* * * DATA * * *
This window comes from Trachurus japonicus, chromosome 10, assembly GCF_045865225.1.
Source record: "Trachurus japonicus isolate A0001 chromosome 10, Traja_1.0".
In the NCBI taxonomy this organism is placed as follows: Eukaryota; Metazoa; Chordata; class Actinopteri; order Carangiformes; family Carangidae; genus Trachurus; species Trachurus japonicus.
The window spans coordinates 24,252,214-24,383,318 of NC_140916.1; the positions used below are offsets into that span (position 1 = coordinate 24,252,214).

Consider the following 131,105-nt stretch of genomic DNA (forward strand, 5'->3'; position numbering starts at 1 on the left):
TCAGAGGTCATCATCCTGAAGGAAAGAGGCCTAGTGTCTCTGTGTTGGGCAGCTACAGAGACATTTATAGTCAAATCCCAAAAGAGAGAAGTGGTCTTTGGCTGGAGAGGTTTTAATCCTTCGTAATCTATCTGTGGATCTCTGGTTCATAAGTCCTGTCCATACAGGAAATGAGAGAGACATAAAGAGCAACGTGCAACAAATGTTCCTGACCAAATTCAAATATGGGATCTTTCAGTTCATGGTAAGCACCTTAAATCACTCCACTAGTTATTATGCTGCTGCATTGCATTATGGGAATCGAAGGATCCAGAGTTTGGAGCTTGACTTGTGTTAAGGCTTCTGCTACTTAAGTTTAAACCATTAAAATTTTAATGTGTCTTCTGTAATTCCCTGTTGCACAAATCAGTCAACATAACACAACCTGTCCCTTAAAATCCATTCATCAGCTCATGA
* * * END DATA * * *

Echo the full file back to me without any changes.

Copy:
This window comes from Trachurus japonicus, chromosome 10, assembly GCF_045865225.1.
Source record: "Trachurus japonicus isolate A0001 chromosome 10, Traja_1.0".
In the NCBI taxonomy this organism is placed as follows: Eukaryota; Metazoa; Chordata; class Actinopteri; order Carangiformes; family Carangidae; genus Trachurus; species Trachurus japonicus.
The window spans coordinates 24,252,214-24,383,318 of NC_140916.1; the positions used below are offsets into that span (position 1 = coordinate 24,252,214).

Consider the following 131,105-nt stretch of genomic DNA (forward strand, 5'->3'; position numbering starts at 1 on the left):
TCAGAGGTCATCATCCTGAAGGAAAGAGGCCTAGTGTCTCTGTGTTGGGCAGCTACAGAGACATTTATAGTCAAATCCCAAAAGAGAGAAGTGGTCTTTGGCTGGAGAGGTTTTAATCCTTCGTAATCTATCTGTGGATCTCTGGTTCATAAGTCCTGTCCATACAGGAAATGAGAGAGACATAAAGAGCAACGTGCAACAAATGTTCCTGACCAAATTCAAATATGGGATCTTTCAGTTCATGGTAAGCACCTTAAATCACTCCACTAGTTATTATGCTGCTGCATTGCATTATGGGAATCGAAGGATCCAGAGTTTGGAGCTTGACTTGTGTTAAGGCTTCTGCTACTTAAGTTTAAACCATTAAAATTTTAATGTGTCTTCTGTAATTCCCTGTTGCACAAATCAGTCAACATAACACAACCTGTCCCTTAAAATCCATTCATCAGCTCATGA